Instant Oil Painting || Noel Gregory

It’s a title that’s going to make you take a step back. Instant oil painting? Is that possible? I mean, don’t oils take months to dry and a lifetime to learn and isn’t it supposed to be, well, difficult?

Those are the myths. There’s a mystique about oil painting which has largely grown up out of the fact that oils appear in big gilt frames in prestigious galleries and have old master names attached to them. These historic masterpieces also tend to be very sombre and worthy, often, it has to be said, because they’ve been around for a couple of hundred years and could really do with a good clean. How Clean Is Your Painting, hmmm? Now there’s a TV series no-one’s going to be making any time soon, I’ll be bound. Watercolours, by comparison, have an association with the amateur, with bright colours and with Victorian ladies who combined a little watercolour with a little embroidery and a few good works. So very civilised.

The truth, of course, is that watercolour fades more easily than oil, so you really only see the paintings that have been kept away from light and retained their freshness. Because you don’t varnish them, the same problems of age darkening don’t occur. With the exception of J M W Turner and the painters of the Norwich School, there are few famous names attached to the medium.

Any art teacher will tell you that, because watercolour is a transparent medium, you can’t paint over it easily and that it really has to be got right first time, which actually makes it much more difficult for the beginner than an opaque medium such as oils, acrylic or gouache. But you know that. For heaven’s sake, with modern low-odour thinners, they’re not even smelly!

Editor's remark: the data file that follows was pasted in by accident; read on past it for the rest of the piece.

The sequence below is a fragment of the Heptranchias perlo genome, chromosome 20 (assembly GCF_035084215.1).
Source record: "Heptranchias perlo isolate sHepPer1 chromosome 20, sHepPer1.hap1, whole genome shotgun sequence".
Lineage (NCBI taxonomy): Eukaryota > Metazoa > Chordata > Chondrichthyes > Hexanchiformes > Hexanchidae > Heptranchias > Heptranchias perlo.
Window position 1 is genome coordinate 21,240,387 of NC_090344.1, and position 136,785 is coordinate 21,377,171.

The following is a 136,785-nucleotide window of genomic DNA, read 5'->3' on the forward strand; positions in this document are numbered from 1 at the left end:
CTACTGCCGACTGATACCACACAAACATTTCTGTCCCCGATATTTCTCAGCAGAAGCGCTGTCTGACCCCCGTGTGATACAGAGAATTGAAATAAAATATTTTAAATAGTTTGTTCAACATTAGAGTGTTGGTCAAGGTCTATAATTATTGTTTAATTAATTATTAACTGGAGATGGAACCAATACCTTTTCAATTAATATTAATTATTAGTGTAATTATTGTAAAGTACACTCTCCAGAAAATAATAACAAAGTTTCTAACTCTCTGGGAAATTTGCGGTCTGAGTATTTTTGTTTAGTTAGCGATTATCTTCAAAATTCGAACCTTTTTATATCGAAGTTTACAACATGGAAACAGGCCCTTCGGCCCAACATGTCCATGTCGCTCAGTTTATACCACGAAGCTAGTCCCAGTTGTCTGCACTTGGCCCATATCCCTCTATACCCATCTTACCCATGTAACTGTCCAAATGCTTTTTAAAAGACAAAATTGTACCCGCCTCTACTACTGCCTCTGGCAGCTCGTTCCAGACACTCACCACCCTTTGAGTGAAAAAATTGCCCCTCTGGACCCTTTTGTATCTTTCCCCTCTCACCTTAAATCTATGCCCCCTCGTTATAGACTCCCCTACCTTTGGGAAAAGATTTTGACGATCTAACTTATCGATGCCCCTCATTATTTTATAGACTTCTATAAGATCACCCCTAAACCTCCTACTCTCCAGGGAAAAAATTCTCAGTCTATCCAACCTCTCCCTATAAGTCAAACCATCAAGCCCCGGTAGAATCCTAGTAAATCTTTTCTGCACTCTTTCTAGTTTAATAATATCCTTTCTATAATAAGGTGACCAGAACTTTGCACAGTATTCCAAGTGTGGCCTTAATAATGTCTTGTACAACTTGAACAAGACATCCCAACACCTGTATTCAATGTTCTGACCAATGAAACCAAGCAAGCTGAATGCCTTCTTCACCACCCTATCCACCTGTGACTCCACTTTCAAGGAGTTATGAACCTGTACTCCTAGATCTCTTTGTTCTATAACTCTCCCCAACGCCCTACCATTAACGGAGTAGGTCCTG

So, what do we actually have here? Well, probably one of the best introductions to oil painting you could wish for. The “instant” bit is that Noel shows you how to complete a painting in less than a day. That’s not groundbreaking in itself, but it means you don’t have to spend ages fiddling with detail. I’ve seen books that do this and, frankly, it can be a bit of a gimmick, but that’s not the case here. This isn’t about any kind of sleight of hand or “get it down quickly and leave it alone”, but rather a straightforward manual that encourages you to concentrate on the subject, not the method of painting it.

After a short introduction to materials and basic techniques, the book itself consists mainly of a series of 9 demonstrations covering trees, landscapes, flowers, still lifes and figures in a straightforward style that doesn’t use any particularly tricky techniques and uses brushes rather than knives for paint application. Noel generally paints in impasto rather than going for the brushed-out approach and this maintains the freshness of his get-on-with-it approach.

Experienced oil painters aren’t going to gain a huge amount from this book and it isn’t aimed at them, but rather at anyone who fancies having a go and has perhaps already got started and doesn’t really know where to go next. The paintings are pleasant and the demonstrations sufficiently well illustrated to make the progression easy to follow and, overall, the book should make you feel good about oil painting and want to do more of it.

First published 2006

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